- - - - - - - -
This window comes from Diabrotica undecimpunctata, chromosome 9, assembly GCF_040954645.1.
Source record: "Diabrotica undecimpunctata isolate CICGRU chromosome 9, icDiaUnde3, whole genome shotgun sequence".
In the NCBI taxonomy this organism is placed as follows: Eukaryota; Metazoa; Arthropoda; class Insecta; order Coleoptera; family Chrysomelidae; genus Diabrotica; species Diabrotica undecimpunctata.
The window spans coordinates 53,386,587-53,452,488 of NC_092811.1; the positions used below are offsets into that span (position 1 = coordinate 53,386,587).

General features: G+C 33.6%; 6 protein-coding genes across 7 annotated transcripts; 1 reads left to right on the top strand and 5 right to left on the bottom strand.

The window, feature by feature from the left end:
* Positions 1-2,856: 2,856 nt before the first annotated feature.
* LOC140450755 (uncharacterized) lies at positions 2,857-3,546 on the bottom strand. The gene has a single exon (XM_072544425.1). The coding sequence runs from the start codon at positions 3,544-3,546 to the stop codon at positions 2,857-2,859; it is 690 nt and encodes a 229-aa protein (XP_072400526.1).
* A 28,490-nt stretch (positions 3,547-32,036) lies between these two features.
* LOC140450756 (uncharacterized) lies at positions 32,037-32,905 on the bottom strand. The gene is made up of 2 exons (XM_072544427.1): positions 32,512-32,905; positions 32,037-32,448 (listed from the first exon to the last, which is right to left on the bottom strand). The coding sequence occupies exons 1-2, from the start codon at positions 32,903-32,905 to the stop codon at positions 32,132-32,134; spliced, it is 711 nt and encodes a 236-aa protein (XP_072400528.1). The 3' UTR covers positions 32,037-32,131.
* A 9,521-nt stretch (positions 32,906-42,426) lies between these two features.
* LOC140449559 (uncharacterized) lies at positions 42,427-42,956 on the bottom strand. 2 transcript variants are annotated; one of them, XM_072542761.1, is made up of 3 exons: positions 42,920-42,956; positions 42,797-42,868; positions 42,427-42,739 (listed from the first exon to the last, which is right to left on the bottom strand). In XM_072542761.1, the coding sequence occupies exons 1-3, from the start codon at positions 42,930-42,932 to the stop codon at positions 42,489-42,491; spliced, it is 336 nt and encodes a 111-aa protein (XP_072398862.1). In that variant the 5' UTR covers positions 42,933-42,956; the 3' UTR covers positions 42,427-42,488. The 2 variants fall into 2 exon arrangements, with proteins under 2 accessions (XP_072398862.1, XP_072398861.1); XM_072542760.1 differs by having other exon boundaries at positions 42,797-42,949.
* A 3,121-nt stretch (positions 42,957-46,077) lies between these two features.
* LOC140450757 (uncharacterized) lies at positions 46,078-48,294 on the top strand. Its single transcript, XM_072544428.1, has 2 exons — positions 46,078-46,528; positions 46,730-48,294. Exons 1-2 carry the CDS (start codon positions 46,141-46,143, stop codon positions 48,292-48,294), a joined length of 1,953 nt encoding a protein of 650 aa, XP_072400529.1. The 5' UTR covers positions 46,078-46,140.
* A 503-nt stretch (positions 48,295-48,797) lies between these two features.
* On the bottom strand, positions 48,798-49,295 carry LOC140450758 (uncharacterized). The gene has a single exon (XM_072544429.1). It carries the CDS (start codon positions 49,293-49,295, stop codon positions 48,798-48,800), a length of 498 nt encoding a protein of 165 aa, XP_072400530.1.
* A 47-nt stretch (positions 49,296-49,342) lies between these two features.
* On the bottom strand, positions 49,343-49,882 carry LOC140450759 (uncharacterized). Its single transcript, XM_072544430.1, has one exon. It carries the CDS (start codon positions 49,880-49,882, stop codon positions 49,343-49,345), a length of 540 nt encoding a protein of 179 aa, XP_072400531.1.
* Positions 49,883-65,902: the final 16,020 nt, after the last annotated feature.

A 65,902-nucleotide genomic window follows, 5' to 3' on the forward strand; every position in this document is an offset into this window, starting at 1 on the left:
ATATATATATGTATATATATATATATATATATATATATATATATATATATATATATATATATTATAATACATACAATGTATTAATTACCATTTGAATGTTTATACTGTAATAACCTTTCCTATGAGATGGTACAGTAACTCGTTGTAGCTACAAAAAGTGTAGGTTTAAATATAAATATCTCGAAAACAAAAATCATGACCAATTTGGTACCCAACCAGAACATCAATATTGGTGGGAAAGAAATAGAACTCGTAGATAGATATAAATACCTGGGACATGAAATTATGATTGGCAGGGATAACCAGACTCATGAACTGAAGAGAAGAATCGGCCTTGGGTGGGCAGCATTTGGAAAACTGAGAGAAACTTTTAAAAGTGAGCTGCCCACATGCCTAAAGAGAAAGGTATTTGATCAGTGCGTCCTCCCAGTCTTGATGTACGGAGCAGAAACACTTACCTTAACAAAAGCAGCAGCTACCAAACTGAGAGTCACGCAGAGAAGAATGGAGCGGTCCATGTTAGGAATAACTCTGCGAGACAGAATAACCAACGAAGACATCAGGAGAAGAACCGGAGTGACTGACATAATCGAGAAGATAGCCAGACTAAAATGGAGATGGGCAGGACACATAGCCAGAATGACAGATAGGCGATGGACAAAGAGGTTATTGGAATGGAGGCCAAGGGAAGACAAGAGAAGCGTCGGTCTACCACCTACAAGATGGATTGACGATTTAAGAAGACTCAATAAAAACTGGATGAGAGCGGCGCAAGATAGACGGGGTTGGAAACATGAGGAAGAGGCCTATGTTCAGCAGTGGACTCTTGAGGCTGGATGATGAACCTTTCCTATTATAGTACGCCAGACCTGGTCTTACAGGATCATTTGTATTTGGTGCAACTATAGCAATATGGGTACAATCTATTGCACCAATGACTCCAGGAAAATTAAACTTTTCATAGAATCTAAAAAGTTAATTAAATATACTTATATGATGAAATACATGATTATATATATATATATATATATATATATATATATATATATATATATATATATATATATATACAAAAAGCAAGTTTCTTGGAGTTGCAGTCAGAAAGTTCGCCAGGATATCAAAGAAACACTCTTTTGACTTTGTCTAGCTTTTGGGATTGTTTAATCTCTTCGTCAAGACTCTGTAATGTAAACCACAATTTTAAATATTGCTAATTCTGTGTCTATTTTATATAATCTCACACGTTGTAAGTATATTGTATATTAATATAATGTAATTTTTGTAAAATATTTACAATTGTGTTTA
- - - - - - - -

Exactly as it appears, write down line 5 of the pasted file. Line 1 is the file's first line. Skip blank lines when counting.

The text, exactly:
General features: G+C 33.6%; 6 protein-coding genes across 7 annotated transcripts; 1 reads left to right on the top strand and 5 right to left on the bottom strand.